Dr. Richard Cobb
Office Hours: T 1-3, R 2-3
Areas of Focus
Forest Pathology · Forest Entomology · Ecosystem Ecology · Epidemiology
About Dr. Cobb
Dr. Cobb competed a PhD in Ecology from UC Davis in 2010 with research focus on sudden oak death, a damaging disease of California coastal forests. His research interests focus on understanding the underlying drivers, ecological impacts, and potential responses to insect and disease outbreak. Past and current projects aim to improve prediction of when, where, and why outbreaks occur as well as forest-level experimentation to change the course of outbreaks and reduce their economic and ecological costs. His teaching interests combine an interest in ecological science with the strong personal desire to improve forest management at regional and national levels. At Cal Poly, he teaches forest health (insects and pathogens), dendrology, ecology, as well as supporting many aspects of education in forest management. Dr Cobb encourages inquiries into undergraduate and graduate research projects particularly related to forest management and forest conservation issues in California Native American communities.
Student comments about the teacher:
Dr. Cobb is a fantastic teacher! He presents information in a cool way and allows for effective learning in a low-stress class. Great guy overall as well.
Dr. Cobb is both passionate and knowledgeable on the subject. Really willing to go the extra mile for his students in a multitude of ways. Very approachable and overall good professor.
Amazing professor, I love his passion for the topic.
Dr. Cobb has a great attitude and enthusiasm for the subject matter. He was flexible and responsive to student needs and allotted time based on where the class needed improvement.
Dr. Cobb is extremely knowledgeable about the subject, is a very easy and fun person to interact with, is very honest about grading, and he exemplifies 'Learn By Doing'.
1 Teaching quality rating is based on student teaching evaluations completed by Cal Poly students. A cumulative grand average for all courses taught over the last two years is calculated from responses to the student evaluation question, "Overall, this instructor was educationally effective" that ranges on a scale from 1=Strongly disagree to 5=Strongly agree.
|4.0 to 4.5||A|
|3.5 to 4.0||B|
|3.0 to 3.5||C|
Cobb, R.C., Metz, M.R. 2017. Tree diseases as a cause and effect of interacting forest disturbances. Forests. 8:147; doi:10.3390/f8050147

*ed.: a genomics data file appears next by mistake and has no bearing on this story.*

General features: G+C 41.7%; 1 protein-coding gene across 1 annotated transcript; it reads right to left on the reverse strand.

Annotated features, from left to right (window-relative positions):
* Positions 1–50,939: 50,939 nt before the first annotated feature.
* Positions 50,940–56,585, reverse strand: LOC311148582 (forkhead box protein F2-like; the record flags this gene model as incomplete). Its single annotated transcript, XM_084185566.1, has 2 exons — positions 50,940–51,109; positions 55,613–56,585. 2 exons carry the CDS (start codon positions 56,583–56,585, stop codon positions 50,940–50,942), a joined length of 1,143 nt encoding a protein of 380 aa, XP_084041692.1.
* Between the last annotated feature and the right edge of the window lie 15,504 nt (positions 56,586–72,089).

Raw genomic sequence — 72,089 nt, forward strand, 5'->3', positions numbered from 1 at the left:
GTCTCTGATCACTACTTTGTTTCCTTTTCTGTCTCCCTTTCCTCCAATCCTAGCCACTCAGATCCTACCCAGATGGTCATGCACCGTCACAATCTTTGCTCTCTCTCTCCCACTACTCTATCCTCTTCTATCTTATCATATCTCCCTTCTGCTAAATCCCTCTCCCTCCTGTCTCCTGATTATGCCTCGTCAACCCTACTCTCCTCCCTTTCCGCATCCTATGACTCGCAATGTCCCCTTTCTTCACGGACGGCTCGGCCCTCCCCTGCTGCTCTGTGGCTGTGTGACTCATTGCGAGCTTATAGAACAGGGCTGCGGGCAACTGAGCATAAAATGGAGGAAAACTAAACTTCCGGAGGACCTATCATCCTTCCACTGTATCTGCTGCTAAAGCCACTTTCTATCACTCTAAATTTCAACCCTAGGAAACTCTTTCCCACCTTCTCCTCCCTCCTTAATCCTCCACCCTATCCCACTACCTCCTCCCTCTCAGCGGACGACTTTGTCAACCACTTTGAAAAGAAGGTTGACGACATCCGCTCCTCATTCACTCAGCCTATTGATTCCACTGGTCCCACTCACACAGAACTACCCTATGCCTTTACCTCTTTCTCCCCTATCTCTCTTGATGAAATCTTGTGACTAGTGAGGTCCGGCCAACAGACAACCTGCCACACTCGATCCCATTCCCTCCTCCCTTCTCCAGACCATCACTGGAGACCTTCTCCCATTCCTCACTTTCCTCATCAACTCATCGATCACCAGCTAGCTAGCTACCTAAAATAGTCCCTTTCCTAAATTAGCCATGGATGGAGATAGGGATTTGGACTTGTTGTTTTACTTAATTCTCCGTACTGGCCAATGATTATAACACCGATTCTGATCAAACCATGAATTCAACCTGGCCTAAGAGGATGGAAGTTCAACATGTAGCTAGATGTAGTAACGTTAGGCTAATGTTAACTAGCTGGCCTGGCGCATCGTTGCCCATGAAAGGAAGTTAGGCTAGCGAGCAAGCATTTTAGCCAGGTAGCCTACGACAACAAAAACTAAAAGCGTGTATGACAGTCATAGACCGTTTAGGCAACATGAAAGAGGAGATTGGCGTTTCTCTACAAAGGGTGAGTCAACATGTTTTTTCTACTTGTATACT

Cunniffe, N.J., Cobb, R.C., Meentemeyer, R.K., Rizzo, D.M., Gilligan, C.A. 2016. Modelling when, where and how to manage a forest epidemic: sudden oak death in California. Proceedings of the National Academy of Sciences doi: 10.1073/pnas.1602153113
Cobb R.C., Meentemeyer, R.K, Rizzo D.M. 2016. Interactive impacts of fire and disease on soil chemistry and carbon. Oecologia 182:265-276 doi:10.1007/s00442-016-3649-7
Pearse, I.S., Cobb, R.C., Karban, R. 2014. The phenologysubstrate-match hypothesis explains decomposition rates of evergreen and deciduous oak leaves. Journal of Ecology 102:28-35
Cobb R.C., Rizzo D.M., Hayden K.J., Garbelotto M., Filipe J.A.N., Gilligan C.A., Dillon W., Meentemeyer R.K., Valachovic Y.S., Goheen E., Swiecki T.J., Hansen E.M., Frankel S.J. 2013. Biodiversity conservation in the face of dramatic tree declines: an integrated conservation strategy for tanoak (Notholithocarpus densiflorus) threatened by sudden oak death. Madroño 60:151-164
Cobb R.C., Filipe J.A.N., Meentemeyer R.K., Gilligan C.A., Rizzo D.M. 2012. Ecosystem transformation by emerging infectious forest disease: loss of large tanoak from California forests. Journal of Ecology 100:712-722
Filipe J.A.N., Cobb R.C., Meentemeyer R.K., Lee C.A., Valachovic Y.S., Cook A.R., Rizzo D.M., Gilligan C.A. 2012. Landscape epidemiology and control of pathogens with cryptic and long-distance dispersal: Sudden oak death in northern California forests. PLoS Computational Biology 8(1): e1002328. doi:10.1371/journal.pcbi.1002328
Cobb R.C., Meentemeyer R.K, Rizzo D.M. 2010. Apparent competition in canopy trees determined by pathogen transmission rather than susceptibility. Ecology 91:327-333
Cobb R.C. 2010. Species shifts drive decomposition rates following invasion by hemlock woolly adelgid. Oikos 119:1291-1298
Orwig D.A., Cobb R.C., DAmato A.W., Kizlinski M.L., Foster D.R. 2008. Ecosystem response to forest infestation by hemlock woolly adelgid. Canadian Journal of Forest Research 38:834-843
Stadler B., Muller T., Orwig D.A., Cobb R.C. 2005. Hemlock woolly adelgid: canopy impacts transforming ecosystem processes and landscapes. Ecosystems 8: 233-247